Needless to say, I was terrified the first time I encountered her back in 1988. I thought of her as the First Lady of Orman Guidance. She could pierce a sizable pile of research methodology and pull out every misplaced comma. She was a highly skilled moderator and researcher. And when it came to her employees, she was not short on, a-hem, constructive criticism.
M. Jane Burns was Al Orman’s 2nd business partner and eventually Al Orman’s 2nd wife. Last Friday evening at her home, with her hand in Al’s, Jane passed away. She was 95 years, 7 months, and 31 days old.
Over my many years at Orman Guidance I’ve tried (with varying degrees of success and learning) to bolster the principle of teamwork. Now, with over a quarter century of my life’s work in the rearview mirror, here’s my take on what it takes to make Teamwork, well, work.
As market researchers, our first duty is to protect and promote the interests of consumers. Whether it’s promoting consumer preferences in the marketplace or defending the right to be left alone from telemarketers, Orman Guidance greatly values its role as a consumer advocate.
When you hear “Market Research”, what comes to mind?
One way mirrors.
Perhaps the television series Mad Men. (We hate to break it to you, three cocktail lunches are no longer in vogue.)
And…what likely comes to mind is focus groups; the quintessential form of qualitative market research. If you haven’t been in one yourself, you probably know someone who has.
At the core, focus groups are discussions among consumers on a product or service led by a trained moderator. Focus groups affirm or challenge consumer attitudes, behaviors and preferences about products, services, packaging, messaging, and so on.
The year was 1975. All across corporate America, a thin haze of cigarette smoke wafted lazily above the brisk clatter of typewriters. Correspondence was delivered by courier or snail mail. In many executive offices, a well-stocked bar was part of the furniture in case you ever needed a drink to work alongside your pen.
We always hold our breath at this time of year — anticipating the ratings from Impulse Survey. We do not take for granted the journey toward top ratings, nor the fact that clients placed Orman Guidance among the World’s Best Facilities every year since 2001.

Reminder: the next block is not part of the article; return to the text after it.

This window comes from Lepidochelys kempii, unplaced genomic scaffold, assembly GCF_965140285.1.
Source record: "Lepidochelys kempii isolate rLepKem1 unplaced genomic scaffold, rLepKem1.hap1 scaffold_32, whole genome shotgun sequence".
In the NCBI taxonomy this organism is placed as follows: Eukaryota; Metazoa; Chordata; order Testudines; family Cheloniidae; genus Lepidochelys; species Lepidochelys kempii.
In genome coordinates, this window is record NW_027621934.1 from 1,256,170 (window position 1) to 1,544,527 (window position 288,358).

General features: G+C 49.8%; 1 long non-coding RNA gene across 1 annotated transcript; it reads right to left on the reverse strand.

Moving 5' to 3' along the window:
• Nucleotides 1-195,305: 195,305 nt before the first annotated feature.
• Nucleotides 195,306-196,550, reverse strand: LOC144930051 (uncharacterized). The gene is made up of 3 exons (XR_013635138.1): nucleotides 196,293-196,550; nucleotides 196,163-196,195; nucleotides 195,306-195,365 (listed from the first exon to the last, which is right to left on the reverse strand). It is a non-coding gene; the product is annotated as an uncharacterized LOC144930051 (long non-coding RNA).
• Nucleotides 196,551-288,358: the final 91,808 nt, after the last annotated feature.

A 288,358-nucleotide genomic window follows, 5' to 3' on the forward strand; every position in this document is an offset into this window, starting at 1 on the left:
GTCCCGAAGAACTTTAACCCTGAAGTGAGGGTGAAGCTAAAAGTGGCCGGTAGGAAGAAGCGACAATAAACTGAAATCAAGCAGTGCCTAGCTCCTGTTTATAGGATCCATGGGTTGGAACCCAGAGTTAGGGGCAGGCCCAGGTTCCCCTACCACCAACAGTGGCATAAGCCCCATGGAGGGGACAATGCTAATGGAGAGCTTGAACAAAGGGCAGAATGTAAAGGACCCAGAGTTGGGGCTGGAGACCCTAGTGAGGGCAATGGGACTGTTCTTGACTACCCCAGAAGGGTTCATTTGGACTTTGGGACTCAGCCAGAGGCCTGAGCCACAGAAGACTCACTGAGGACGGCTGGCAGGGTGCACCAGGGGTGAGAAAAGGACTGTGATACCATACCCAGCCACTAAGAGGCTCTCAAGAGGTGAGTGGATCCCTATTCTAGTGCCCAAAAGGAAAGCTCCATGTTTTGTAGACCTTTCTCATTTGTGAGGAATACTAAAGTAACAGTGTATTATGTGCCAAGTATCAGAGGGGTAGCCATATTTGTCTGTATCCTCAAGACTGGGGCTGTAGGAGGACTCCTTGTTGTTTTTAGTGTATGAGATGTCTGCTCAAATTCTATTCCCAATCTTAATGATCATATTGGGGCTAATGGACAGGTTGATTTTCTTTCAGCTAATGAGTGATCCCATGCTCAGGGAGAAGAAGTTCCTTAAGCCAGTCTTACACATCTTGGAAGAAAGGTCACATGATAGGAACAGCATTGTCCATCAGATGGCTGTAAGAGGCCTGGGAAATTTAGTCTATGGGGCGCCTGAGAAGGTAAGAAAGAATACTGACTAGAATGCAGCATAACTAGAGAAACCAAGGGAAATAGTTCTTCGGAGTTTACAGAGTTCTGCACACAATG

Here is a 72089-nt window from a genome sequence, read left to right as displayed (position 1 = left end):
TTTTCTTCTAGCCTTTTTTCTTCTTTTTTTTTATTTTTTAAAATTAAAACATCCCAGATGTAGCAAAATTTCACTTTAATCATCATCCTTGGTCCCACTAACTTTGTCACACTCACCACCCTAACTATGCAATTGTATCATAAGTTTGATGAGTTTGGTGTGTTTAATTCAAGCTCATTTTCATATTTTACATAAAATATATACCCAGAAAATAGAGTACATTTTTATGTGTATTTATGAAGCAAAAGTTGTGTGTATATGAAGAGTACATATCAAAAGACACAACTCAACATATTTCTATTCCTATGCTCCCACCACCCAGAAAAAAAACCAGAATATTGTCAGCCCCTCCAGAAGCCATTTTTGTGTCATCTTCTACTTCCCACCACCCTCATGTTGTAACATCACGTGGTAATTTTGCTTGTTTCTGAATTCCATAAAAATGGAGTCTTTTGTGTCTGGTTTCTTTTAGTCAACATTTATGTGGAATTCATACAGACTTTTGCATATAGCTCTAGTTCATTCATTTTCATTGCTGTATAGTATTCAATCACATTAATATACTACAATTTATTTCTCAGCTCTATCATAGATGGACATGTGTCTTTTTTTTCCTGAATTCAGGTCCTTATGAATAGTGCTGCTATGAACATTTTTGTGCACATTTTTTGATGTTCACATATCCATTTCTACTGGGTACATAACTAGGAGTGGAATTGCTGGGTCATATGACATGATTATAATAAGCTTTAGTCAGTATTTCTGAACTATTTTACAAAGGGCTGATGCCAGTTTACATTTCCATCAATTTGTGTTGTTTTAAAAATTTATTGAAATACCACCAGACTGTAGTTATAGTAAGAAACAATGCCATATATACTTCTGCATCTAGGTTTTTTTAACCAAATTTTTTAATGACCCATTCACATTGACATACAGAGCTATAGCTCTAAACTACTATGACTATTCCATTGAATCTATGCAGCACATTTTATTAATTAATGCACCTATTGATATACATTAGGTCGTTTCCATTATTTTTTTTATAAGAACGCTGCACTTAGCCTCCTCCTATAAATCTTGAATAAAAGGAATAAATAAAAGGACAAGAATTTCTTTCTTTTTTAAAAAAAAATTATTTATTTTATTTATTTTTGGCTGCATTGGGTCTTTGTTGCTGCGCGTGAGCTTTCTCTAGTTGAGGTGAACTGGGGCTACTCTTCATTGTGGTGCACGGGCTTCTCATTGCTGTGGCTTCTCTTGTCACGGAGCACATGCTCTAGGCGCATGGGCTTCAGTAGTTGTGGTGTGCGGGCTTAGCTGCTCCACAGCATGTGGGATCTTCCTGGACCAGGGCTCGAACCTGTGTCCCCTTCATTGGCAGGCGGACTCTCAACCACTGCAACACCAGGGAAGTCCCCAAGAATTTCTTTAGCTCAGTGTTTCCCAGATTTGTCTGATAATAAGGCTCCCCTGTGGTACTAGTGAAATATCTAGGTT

But this is a special year for us. We’re a 40 year old company this year. We’re rebranding and rebuilding. It’s a new day at Orman Guidance, and it ain’t your father’s research company anymore, ya know?
Orman Guidance covered the topic of Millennials and co-creation in the context of marketing earlier in 2015. The key takeaway from our findings is that Millennials don’t just want to buy a brand, they want to be a part of it.
We continue to recommend that our clients utilize co-creation in their brand, but we’re not letting them have all the fun. Orman is implementing co-creation in our own best practices. We’ve begun integrating it into our internal consumer engagement process. We aren’t stopping there. We’re using co-creation to attract and retain our employees with uniquely tailored careers.
Last week, Orman Guidance had the privilege of attending Brand Matters, a fantastic speakers’ series focusing on how companies can build a recognizable and worthy brand. The series is offered by our good friends at Yamamoto, as well as the Carlson School of Management and Twin Cities Business Magazine. Orman’s interest in the topic is key due to our ongoing study of consumer engagement preferences and the role that brand plays.
The study of consumer engagement preferences in the context of market research has been an ongoing source of study, exploration, and learning at Orman Guidance since 1975. As we all know, when our consumer outreach efforts do not yield results, market research suffers. Consumers get burned out, and clients feel insecure about the quality of the research findings.
Orman Guidance envisions a better way, a much different modus operandi for market research. We’re getting closer to that vision every day. Here’s a preview.
Today is the birthday of our President & CEO, Rosemary Sundin. Last night, the Orman team got together and made a collage celebrating the things that make her so special. Here is what Whitney Nguyen, Orman’s Facility and Hospitality Manager, had to say:
“Passion [pash-uh n] noun:
1. A strong or extravagant fondness, enthusiasm, or desire for anything:
2. The object of such a fondness or desire:
3. Strong amorous feeling or desire; love; ardor.